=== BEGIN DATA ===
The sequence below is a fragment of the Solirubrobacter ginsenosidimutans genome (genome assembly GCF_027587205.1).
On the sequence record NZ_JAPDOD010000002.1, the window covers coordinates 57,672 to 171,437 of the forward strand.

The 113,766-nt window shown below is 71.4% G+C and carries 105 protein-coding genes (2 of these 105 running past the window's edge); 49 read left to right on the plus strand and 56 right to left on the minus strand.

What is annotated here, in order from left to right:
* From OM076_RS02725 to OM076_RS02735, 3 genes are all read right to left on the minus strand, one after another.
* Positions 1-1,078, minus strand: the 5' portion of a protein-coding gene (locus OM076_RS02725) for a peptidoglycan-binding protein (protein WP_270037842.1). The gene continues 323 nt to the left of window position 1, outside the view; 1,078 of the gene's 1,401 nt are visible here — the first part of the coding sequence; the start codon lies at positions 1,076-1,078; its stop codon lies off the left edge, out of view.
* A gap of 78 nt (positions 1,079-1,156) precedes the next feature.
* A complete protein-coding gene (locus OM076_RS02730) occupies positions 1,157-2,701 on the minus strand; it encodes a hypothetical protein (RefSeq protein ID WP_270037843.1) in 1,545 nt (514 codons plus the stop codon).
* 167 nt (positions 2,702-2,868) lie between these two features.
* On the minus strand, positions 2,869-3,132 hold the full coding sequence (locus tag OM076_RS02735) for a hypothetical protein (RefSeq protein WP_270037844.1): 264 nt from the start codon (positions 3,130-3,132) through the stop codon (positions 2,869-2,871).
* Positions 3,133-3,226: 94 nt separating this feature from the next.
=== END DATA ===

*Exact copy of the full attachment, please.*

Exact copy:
The sequence below is a fragment of the Solirubrobacter ginsenosidimutans genome (genome assembly GCF_027587205.1).
On the sequence record NZ_JAPDOD010000002.1, the window covers coordinates 57,672 to 171,437 of the forward strand.

The 113,766-nt window shown below is 71.4% G+C and carries 105 protein-coding genes (2 of these 105 running past the window's edge); 49 read left to right on the plus strand and 56 right to left on the minus strand.

What is annotated here, in order from left to right:
* From OM076_RS02725 to OM076_RS02735, 3 genes are all read right to left on the minus strand, one after another.
* Positions 1-1,078, minus strand: the 5' portion of a protein-coding gene (locus OM076_RS02725) for a peptidoglycan-binding protein (protein WP_270037842.1). The gene continues 323 nt to the left of window position 1, outside the view; 1,078 of the gene's 1,401 nt are visible here — the first part of the coding sequence; the start codon lies at positions 1,076-1,078; its stop codon lies off the left edge, out of view.
* A gap of 78 nt (positions 1,079-1,156) precedes the next feature.
* A complete protein-coding gene (locus OM076_RS02730) occupies positions 1,157-2,701 on the minus strand; it encodes a hypothetical protein (RefSeq protein ID WP_270037843.1) in 1,545 nt (514 codons plus the stop codon).
* 167 nt (positions 2,702-2,868) lie between these two features.
* On the minus strand, positions 2,869-3,132 hold the full coding sequence (locus tag OM076_RS02735) for a hypothetical protein (RefSeq protein WP_270037844.1): 264 nt from the start codon (positions 3,130-3,132) through the stop codon (positions 2,869-2,871).
* Positions 3,133-3,226: 94 nt separating this feature from the next.